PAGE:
However, the circuit court never reached the merits of the case. Instead, the court raised the issue of subject matter jurisdiction sua sponte. Id., Dkt. 28. Following briefing from the parties, the court vacated the judgment in Spoolstra I and dismissed the case for lack of subject matter jurisdiction. Id. at 578. The court reasoned that, because "[b]oth easements were recorded, and the government's use was open, notorious and adverse after 1950 and before 1989" - more than twelve years before Spoolstra filed his complaint - the action was barred by the Quiet Title Act's twelve-year limitations provision. Id. at 578-79. That fact deprived the court of jurisdiction to hear Spoolstra's suit. Id. at 579.
Spoolstra filed his complaint in this action on July 5, 2012. Spoolstra III, Dkt. 1. He alleges that by recording the second survey six years earlier, the government attempted to "create new rights that exceed the scope of the 1950 and 1957" easements by extending the easement between the east bank of the Clearwater River and the site of the old Cox Sawmill. Id. at 3-4. In response, the government filed its motion to dismiss, arguing that the Court lacks subject matter jurisdiction and that Spoolstra's claim is barred by claim preclusion. Dkt. 1.
The Court determined that because Spoolstra failed to allege that the government has expanded its use within the past twelve years, Spoolstra's claim is barred by the Quiet Title Act's twelve-year limitation period. The Court therefore lacks jurisdiction over Spoolstra's suit. The Court noted, however, that Spoolstra may amend his complaint if he could properly allege that the 2006 survey expanded the government's use beyond the disputed area between the riverbank and the Cox Sawmill. Instead of filing a motion to amend, Spoolstra filed his motion to reconsider.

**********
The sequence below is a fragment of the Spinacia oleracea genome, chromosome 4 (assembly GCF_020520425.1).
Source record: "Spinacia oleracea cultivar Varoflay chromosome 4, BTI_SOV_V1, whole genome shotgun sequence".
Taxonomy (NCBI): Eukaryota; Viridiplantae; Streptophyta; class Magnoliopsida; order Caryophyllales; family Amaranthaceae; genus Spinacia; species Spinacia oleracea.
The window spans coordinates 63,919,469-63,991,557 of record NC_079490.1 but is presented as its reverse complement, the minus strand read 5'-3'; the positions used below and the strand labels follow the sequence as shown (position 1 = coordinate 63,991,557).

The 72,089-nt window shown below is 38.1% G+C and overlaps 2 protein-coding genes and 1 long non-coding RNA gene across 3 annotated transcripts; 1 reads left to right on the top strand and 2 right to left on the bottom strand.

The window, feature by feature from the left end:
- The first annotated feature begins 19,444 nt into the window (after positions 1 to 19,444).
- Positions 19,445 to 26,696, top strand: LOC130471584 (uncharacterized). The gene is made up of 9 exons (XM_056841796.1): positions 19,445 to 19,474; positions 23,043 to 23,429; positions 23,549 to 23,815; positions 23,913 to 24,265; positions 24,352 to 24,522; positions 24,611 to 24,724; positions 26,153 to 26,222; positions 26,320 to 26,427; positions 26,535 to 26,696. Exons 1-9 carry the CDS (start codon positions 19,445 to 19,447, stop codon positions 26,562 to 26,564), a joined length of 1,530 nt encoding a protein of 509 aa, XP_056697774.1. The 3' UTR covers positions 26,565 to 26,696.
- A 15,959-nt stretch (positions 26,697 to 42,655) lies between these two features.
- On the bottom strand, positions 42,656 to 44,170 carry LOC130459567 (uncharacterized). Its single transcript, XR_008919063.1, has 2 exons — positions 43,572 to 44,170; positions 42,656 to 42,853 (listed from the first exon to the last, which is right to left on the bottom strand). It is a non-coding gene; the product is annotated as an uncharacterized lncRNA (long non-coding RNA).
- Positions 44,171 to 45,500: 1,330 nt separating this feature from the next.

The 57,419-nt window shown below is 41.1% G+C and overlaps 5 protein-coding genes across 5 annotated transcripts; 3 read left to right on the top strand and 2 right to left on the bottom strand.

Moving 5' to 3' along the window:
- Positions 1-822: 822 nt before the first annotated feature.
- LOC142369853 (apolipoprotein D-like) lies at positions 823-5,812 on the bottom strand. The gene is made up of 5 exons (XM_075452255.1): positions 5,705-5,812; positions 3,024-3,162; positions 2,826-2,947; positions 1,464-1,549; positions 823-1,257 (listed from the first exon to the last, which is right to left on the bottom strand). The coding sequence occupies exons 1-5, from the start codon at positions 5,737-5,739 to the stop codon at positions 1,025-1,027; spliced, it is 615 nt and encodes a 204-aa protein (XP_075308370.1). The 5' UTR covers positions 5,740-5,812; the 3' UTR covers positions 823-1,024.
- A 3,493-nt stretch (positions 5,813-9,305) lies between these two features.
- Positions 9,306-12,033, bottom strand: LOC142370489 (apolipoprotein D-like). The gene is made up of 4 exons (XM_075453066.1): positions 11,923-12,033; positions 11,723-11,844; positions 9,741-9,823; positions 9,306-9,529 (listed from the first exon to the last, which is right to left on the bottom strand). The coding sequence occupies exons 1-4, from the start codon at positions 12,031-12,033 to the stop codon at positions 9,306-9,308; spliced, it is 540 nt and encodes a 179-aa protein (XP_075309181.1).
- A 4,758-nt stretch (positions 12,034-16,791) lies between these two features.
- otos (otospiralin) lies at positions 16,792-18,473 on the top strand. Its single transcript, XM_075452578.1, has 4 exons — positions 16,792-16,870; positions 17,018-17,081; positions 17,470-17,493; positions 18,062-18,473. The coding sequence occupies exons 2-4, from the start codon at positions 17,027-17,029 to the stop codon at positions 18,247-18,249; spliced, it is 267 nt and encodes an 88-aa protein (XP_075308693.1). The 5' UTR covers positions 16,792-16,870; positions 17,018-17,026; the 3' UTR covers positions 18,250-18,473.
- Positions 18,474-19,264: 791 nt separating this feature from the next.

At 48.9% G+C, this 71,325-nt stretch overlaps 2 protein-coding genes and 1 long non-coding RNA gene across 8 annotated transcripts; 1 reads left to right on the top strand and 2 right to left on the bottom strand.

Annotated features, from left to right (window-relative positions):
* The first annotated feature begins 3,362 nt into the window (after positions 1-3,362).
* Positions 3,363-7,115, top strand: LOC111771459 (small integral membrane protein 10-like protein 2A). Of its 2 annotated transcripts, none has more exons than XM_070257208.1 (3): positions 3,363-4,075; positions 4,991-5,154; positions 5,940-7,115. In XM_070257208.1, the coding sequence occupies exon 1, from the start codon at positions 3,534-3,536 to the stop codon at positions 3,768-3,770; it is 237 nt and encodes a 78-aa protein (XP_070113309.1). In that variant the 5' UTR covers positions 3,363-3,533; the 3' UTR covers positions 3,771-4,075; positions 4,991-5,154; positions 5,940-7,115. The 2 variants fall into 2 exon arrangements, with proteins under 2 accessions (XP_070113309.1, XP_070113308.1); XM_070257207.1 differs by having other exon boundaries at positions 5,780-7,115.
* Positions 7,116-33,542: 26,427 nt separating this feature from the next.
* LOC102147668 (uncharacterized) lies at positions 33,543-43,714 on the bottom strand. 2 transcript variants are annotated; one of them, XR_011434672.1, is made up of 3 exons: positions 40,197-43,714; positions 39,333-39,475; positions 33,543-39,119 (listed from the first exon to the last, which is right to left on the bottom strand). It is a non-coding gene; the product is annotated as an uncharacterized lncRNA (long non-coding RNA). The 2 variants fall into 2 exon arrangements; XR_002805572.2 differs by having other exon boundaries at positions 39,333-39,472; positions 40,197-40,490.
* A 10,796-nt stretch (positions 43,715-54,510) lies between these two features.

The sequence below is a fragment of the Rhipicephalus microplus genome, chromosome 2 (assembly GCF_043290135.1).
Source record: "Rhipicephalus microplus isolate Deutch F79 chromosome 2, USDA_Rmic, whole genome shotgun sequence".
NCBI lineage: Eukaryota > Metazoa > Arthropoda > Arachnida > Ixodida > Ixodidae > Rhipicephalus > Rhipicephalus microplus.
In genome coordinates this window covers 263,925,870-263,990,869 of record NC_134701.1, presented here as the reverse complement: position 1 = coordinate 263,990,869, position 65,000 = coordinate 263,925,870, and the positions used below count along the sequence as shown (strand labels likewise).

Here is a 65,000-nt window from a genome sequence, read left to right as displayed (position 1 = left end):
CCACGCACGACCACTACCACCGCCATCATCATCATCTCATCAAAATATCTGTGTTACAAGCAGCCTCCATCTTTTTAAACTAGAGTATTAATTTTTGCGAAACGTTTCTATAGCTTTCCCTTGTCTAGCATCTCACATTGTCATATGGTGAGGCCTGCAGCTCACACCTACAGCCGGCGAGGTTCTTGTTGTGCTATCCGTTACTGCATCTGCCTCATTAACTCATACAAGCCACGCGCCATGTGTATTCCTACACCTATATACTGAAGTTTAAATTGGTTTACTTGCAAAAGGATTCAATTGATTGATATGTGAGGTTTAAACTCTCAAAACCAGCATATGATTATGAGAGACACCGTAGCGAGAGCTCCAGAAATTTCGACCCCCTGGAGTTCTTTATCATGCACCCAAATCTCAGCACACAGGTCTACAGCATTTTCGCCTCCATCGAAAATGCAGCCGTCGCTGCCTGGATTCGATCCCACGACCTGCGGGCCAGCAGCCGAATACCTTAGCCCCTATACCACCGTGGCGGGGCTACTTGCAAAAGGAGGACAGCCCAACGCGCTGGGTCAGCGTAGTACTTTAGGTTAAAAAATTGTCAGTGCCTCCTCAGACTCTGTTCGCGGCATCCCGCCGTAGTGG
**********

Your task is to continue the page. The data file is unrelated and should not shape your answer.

A motion to reconsider an interlocutory ruling requires an analysis of two important principles: (1) error must be corrected; and (2) judicial efficiency demands forward progress. The former principle has led courts to hold that a denial of a motion to dismiss or for summary judgment may be reconsidered at any time before final judgment. Preaseau v. Prudential Insurance Co., 591 F.2d 74, 79-80 (9th Cir. 1979). While even an interlocutory decision becomes the "law of the case, " it is not necessarily carved in stone. Justice Oliver Wendell Holmes concluded that the "law of the case" doctrine "merely expresses the practice of courts generally to refuse to reopen what has been decided, not a limit to their power." Messinger v. Anderson, 225 U.S. 436, 444 (1912). "The only sensible thing for a trial court to do is to set itself right as soon as possible when convinced that the law of the case is erroneous. There is no need to await reversal." In re Airport Car Rental Antitrust Litigation, 521 F.Supp. 568, 572 (N.D.Cal. 1981)(Schwartzer, J.).
The need to be right, however, must co-exist with the need for forward progress. A court's opinions "are not intended as mere first drafts, subject to revision and reconsideration at a litigant's pleasure." Quaker Alloy Casting Co. ...